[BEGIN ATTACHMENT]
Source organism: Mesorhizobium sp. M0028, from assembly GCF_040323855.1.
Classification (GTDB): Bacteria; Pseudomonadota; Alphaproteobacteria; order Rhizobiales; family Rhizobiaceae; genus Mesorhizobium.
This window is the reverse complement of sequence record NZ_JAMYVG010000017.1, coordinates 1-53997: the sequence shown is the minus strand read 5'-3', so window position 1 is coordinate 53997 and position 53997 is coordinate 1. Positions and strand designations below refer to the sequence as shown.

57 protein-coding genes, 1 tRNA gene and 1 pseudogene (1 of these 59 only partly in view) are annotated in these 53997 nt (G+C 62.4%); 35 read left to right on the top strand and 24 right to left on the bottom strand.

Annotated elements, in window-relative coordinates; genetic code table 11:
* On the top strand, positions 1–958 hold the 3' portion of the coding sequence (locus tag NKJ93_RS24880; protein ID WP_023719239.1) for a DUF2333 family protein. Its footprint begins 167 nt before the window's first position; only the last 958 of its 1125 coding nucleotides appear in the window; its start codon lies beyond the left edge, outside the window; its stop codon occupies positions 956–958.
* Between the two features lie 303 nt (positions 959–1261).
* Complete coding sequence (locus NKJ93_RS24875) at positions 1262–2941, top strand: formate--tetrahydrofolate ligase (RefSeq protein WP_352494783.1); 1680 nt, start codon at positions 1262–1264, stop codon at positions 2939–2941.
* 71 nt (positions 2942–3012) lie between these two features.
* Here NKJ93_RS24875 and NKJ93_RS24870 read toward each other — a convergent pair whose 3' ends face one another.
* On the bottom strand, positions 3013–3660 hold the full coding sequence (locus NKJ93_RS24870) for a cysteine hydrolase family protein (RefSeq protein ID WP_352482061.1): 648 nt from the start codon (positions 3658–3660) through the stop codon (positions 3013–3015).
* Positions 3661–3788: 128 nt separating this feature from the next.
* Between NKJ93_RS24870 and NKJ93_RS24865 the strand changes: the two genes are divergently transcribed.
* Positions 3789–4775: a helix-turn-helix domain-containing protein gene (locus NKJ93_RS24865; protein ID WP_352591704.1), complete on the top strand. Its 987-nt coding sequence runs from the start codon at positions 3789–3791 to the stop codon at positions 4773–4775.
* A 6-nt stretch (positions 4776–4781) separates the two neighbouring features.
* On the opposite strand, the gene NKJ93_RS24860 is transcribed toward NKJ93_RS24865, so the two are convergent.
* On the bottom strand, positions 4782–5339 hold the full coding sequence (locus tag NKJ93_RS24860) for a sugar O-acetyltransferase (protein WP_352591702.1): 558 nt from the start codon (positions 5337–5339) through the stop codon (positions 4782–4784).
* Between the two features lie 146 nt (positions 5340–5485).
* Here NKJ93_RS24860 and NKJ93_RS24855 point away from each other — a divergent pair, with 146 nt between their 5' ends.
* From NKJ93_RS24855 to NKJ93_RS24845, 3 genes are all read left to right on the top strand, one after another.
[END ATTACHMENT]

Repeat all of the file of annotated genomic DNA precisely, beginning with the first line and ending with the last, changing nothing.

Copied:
Source organism: Mesorhizobium sp. M0028, from assembly GCF_040323855.1.
Classification (GTDB): Bacteria; Pseudomonadota; Alphaproteobacteria; order Rhizobiales; family Rhizobiaceae; genus Mesorhizobium.
This window is the reverse complement of sequence record NZ_JAMYVG010000017.1, coordinates 1-53997: the sequence shown is the minus strand read 5'-3', so window position 1 is coordinate 53997 and position 53997 is coordinate 1. Positions and strand designations below refer to the sequence as shown.

57 protein-coding genes, 1 tRNA gene and 1 pseudogene (1 of these 59 only partly in view) are annotated in these 53997 nt (G+C 62.4%); 35 read left to right on the top strand and 24 right to left on the bottom strand.

Annotated elements, in window-relative coordinates; genetic code table 11:
* On the top strand, positions 1–958 hold the 3' portion of the coding sequence (locus tag NKJ93_RS24880; protein ID WP_023719239.1) for a DUF2333 family protein. Its footprint begins 167 nt before the window's first position; only the last 958 of its 1125 coding nucleotides appear in the window; its start codon lies beyond the left edge, outside the window; its stop codon occupies positions 956–958.
* Between the two features lie 303 nt (positions 959–1261).
* Complete coding sequence (locus NKJ93_RS24875) at positions 1262–2941, top strand: formate--tetrahydrofolate ligase (RefSeq protein WP_352494783.1); 1680 nt, start codon at positions 1262–1264, stop codon at positions 2939–2941.
* 71 nt (positions 2942–3012) lie between these two features.
* Here NKJ93_RS24875 and NKJ93_RS24870 read toward each other — a convergent pair whose 3' ends face one another.
* On the bottom strand, positions 3013–3660 hold the full coding sequence (locus NKJ93_RS24870) for a cysteine hydrolase family protein (RefSeq protein ID WP_352482061.1): 648 nt from the start codon (positions 3658–3660) through the stop codon (positions 3013–3015).
* Positions 3661–3788: 128 nt separating this feature from the next.
* Between NKJ93_RS24870 and NKJ93_RS24865 the strand changes: the two genes are divergently transcribed.
* Positions 3789–4775: a helix-turn-helix domain-containing protein gene (locus NKJ93_RS24865; protein ID WP_352591704.1), complete on the top strand. Its 987-nt coding sequence runs from the start codon at positions 3789–3791 to the stop codon at positions 4773–4775.
* A 6-nt stretch (positions 4776–4781) separates the two neighbouring features.
* On the opposite strand, the gene NKJ93_RS24860 is transcribed toward NKJ93_RS24865, so the two are convergent.
* On the bottom strand, positions 4782–5339 hold the full coding sequence (locus tag NKJ93_RS24860) for a sugar O-acetyltransferase (protein WP_352591702.1): 558 nt from the start codon (positions 5337–5339) through the stop codon (positions 4782–4784).
* Between the two features lie 146 nt (positions 5340–5485).
* Here NKJ93_RS24860 and NKJ93_RS24855 point away from each other — a divergent pair, with 146 nt between their 5' ends.
* From NKJ93_RS24855 to NKJ93_RS24845, 3 genes are all read left to right on the top strand, one after another.